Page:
Talk:Perpetual traveler

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Comments[edit]

Aren't the websites given here scams or even somehow illegal (they sell passports...) ??

-Probably. I wouldn't buy anything from them. But they are informative.

concerns[edit]

i am african american and concerned about racism interfering with my world traverl (in the future, that is, i am 14) is it safe for black travelers in central asia aka the stans? (kazakhstan, turkmenistan, etc.)

Five Flag Theory section[edit]

No references. I suggest this is original research. As such it is not encyclopedic and I will remove it as per WP policy. Paul Beardsell (talk) 08:51, 24 December 2007 (UTC)

Paul, thank you for raising the flag on what could have been original research! In this case, I have added some references in regards to the statement that "Perpetual travelers may attempt to organize their affairs around the 'Five Flags' theory". It is now -- as per Wikipedia policy -- based on a summary, review or synthesis of earlier publications on the subject of research. I hope that addresses the concern that you had about it being original research. Please comment if you still have concerns. Severisth (talk) 16:07, 28 December 2007 (UTC)
A year and a half later, it's still POVish. Duly tagged. Daniel Case (talk) 23:41, 11 October 2008 (UTC)
Can you provide the other point of view? I have no objection to both points of view being present. Severisth (talk) 01:33, 3 July 2009 (UTC)

Interesting[edit]

Is "perpetual traveler" just a politically correct phrase for the deadbeat kind of backpacker who bought a one way ticket and never really managed to get home?CloutierFan02 (talk) 02:55, 8 January 2008 (UTC)

not usually. It generally refers more to rich nomads who can afford to have homes in multiple countries etc, than backpackers who take trains at night to avoid having to pay for somewhere to sleep. --Salvadors (talk) 04:38, 9 January 2008 (UTC)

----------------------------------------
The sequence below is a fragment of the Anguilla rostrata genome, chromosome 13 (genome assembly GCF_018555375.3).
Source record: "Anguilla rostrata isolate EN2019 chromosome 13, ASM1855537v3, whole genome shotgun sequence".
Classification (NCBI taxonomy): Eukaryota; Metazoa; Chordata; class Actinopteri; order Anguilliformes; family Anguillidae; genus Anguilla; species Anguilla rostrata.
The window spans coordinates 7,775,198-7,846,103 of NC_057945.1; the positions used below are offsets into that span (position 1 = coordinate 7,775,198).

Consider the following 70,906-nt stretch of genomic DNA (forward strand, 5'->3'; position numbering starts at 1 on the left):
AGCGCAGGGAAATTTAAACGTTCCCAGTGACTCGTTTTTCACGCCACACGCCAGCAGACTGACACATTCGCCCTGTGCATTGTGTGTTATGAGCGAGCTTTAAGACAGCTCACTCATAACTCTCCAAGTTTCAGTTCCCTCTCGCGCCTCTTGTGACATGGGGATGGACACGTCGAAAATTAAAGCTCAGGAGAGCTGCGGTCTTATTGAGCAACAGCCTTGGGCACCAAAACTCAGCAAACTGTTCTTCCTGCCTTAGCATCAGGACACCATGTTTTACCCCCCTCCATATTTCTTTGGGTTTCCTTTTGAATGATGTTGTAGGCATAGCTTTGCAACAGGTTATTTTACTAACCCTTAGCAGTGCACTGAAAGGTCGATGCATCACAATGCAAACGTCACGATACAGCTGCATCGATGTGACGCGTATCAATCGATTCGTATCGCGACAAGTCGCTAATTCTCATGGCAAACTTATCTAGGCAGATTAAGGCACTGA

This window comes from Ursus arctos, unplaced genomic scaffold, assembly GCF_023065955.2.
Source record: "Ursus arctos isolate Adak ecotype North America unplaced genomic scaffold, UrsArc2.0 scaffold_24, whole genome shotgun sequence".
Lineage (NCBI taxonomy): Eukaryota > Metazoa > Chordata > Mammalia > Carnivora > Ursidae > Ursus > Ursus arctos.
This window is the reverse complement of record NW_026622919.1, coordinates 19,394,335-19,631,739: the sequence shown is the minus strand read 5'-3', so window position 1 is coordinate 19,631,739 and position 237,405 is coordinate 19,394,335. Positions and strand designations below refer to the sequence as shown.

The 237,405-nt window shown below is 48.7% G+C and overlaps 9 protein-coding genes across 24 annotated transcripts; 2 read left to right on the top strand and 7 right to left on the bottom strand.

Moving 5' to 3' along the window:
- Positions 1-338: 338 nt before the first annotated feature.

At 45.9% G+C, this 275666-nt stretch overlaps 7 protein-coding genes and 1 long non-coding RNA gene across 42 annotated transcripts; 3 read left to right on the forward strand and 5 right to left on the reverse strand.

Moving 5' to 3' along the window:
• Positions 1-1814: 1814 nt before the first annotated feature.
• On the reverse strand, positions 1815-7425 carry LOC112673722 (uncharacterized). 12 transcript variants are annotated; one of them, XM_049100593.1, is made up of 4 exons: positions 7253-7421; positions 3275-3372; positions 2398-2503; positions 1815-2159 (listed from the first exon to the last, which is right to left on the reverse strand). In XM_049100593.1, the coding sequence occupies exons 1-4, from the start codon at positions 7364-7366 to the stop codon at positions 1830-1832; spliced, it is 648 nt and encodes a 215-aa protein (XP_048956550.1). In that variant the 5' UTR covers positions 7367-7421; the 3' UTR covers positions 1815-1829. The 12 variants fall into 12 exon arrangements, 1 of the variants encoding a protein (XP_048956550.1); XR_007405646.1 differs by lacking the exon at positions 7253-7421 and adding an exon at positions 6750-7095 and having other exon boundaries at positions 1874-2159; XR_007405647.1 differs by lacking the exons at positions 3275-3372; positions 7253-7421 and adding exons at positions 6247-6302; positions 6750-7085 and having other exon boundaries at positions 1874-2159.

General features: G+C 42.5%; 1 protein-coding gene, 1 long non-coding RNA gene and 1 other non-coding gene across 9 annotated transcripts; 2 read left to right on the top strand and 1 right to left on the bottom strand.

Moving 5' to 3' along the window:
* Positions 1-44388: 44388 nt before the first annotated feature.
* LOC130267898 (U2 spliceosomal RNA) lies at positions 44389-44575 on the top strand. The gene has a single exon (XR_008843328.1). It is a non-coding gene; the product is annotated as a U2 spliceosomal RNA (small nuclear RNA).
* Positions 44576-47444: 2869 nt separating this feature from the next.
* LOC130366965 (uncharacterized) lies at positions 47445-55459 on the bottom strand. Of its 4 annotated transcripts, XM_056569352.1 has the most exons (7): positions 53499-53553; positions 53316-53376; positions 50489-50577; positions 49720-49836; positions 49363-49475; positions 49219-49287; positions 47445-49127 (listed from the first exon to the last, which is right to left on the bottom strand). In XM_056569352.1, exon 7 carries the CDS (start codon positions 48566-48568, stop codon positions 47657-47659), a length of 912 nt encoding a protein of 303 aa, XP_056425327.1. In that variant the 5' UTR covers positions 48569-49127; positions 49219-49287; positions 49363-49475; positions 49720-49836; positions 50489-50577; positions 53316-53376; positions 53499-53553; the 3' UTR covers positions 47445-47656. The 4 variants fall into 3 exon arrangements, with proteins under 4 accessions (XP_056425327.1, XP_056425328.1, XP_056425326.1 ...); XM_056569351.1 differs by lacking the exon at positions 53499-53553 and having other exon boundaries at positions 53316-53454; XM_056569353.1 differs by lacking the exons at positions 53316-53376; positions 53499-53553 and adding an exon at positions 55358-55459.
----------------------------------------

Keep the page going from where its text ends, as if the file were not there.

I'm surprised at the question. My response: Read the article. Paul Beardsell (talk) 20:21, 10 January 2008 (UTC)

Incorrect information[edit]

This was obvious written by someone unversed in law. In particular, this:

For example, one can spend up to 122 days each year in the United States without being considered a resident or being required to file a US tax return.

In fact, one can be considered a "resident" of a state or the United States for some purposes in a very short period of time. There is no one definition of "residence" or "domicile" for all purposes. Next, this is dangerously wrong because all U.S. citizens who are not exempt (usually for having very little income at all) must file tax returns annually, regardless of whether they live in the United States for any period of time. While foreign taxes are deductible and the first several hundred thousand dollars earned overseas may be excluded from taxation, a return must still be filed. Finally, anyone, even an alien, who earns income within the United States (unless, again, it is a very small amount) must still file a tax return, regardless of how little time they spend in the U.S. (Sometimes, even if they spend no time in the United States, if they earn income from there.) If it is earned in an employment setting, income taxes will be withheld anyway, so it is usually necessary to file in order to claim a refund. NTK (talk) 12:07, 19 January 2008 (UTC)

NTK makes the mistake of assuming everyone is a US citizen. Neither is everyone a US resident. If someone, as a non-USA citizen, spends 122 days or less per year in the USA, then (s)he is not resident for tax purposes. And, if (s)he does not earn income in the USA, no US income tax is payable. So, article is correct. But how could it be disputed when IRS Publication 519 (2006) is cited and a great chunk of it is actually quoted? Paul Beardsell (talk) 15:10, 19 January 2008 (UTC)
No, I did not assume that everyone is a US citizen. It CAN be disputed because just citing Pub 519 does not make it correct. It is misapplied. 1. The language says, without qualification, that one is not considered a resident if one is in the USA for less than 122 days each year. That is demonstrably false; although one may not be a resident for specific tax purposes there are different criteria for "residency" depending on the purpose, which is exactly what I said. This is true whether one is a citizen or not.
Secondly, the language says nothing about US citizens, who, as I noted, are required to file annually and may owe tax on income above an exclusion regardless of where it is earned or whether you are a resident. "Renouncing" ones citizenship will not terminate this duty unless very strict criteria are met, and wilful failure to file can result in prosecution.